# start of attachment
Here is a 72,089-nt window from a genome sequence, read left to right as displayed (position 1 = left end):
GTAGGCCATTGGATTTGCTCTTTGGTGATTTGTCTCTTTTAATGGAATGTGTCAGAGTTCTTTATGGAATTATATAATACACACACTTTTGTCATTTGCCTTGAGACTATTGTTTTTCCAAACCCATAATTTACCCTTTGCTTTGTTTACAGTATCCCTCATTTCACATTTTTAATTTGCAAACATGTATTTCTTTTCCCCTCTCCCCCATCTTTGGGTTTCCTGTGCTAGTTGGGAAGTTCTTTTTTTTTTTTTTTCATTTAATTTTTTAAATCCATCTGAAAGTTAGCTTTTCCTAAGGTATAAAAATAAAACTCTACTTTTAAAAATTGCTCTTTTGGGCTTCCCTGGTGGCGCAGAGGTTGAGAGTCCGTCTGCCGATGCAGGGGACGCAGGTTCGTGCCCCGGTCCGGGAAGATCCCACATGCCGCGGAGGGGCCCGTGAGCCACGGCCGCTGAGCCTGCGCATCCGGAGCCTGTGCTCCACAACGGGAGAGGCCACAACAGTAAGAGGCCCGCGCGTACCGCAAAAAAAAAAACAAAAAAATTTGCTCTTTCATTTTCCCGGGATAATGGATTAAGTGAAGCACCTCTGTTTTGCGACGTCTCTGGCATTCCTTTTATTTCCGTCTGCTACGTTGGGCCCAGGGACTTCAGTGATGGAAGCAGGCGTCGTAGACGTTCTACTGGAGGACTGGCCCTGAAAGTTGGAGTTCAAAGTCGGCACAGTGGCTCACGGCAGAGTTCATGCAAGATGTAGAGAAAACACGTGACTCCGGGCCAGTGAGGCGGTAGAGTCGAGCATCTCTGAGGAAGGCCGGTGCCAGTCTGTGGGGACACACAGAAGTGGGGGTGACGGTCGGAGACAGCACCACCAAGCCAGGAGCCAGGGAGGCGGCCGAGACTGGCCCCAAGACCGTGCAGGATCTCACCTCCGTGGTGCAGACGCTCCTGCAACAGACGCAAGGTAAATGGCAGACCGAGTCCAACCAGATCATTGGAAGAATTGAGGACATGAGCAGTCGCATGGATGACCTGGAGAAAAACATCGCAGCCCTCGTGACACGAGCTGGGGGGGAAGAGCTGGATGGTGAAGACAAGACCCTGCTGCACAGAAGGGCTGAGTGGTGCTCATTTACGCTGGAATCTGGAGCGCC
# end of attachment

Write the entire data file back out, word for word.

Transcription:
Here is a 72,089-nt window from a genome sequence, read left to right as displayed (position 1 = left end):
GTAGGCCATTGGATTTGCTCTTTGGTGATTTGTCTCTTTTAATGGAATGTGTCAGAGTTCTTTATGGAATTATATAATACACACACTTTTGTCATTTGCCTTGAGACTATTGTTTTTCCAAACCCATAATTTACCCTTTGCTTTGTTTACAGTATCCCTCATTTCACATTTTTAATTTGCAAACATGTATTTCTTTTCCCCTCTCCCCCATCTTTGGGTTTCCTGTGCTAGTTGGGAAGTTCTTTTTTTTTTTTTTTCATTTAATTTTTTAAATCCATCTGAAAGTTAGCTTTTCCTAAGGTATAAAAATAAAACTCTACTTTTAAAAATTGCTCTTTTGGGCTTCCCTGGTGGCGCAGAGGTTGAGAGTCCGTCTGCCGATGCAGGGGACGCAGGTTCGTGCCCCGGTCCGGGAAGATCCCACATGCCGCGGAGGGGCCCGTGAGCCACGGCCGCTGAGCCTGCGCATCCGGAGCCTGTGCTCCACAACGGGAGAGGCCACAACAGTAAGAGGCCCGCGCGTACCGCAAAAAAAAAAACAAAAAAATTTGCTCTTTCATTTTCCCGGGATAATGGATTAAGTGAAGCACCTCTGTTTTGCGACGTCTCTGGCATTCCTTTTATTTCCGTCTGCTACGTTGGGCCCAGGGACTTCAGTGATGGAAGCAGGCGTCGTAGACGTTCTACTGGAGGACTGGCCCTGAAAGTTGGAGTTCAAAGTCGGCACAGTGGCTCACGGCAGAGTTCATGCAAGATGTAGAGAAAACACGTGACTCCGGGCCAGTGAGGCGGTAGAGTCGAGCATCTCTGAGGAAGGCCGGTGCCAGTCTGTGGGGACACACAGAAGTGGGGGTGACGGTCGGAGACAGCACCACCAAGCCAGGAGCCAGGGAGGCGGCCGAGACTGGCCCCAAGACCGTGCAGGATCTCACCTCCGTGGTGCAGACGCTCCTGCAACAGACGCAAGGTAAATGGCAGACCGAGTCCAACCAGATCATTGGAAGAATTGAGGACATGAGCAGTCGCATGGATGACCTGGAGAAAAACATCGCAGCCCTCGTGACACGAGCTGGGGGGGAAGAGCTGGATGGTGAAGACAAGACCCTGCTGCACAGAAGGGCTGAGTGGTGCTCATTTACGCTGGAATCTGGAGCGCC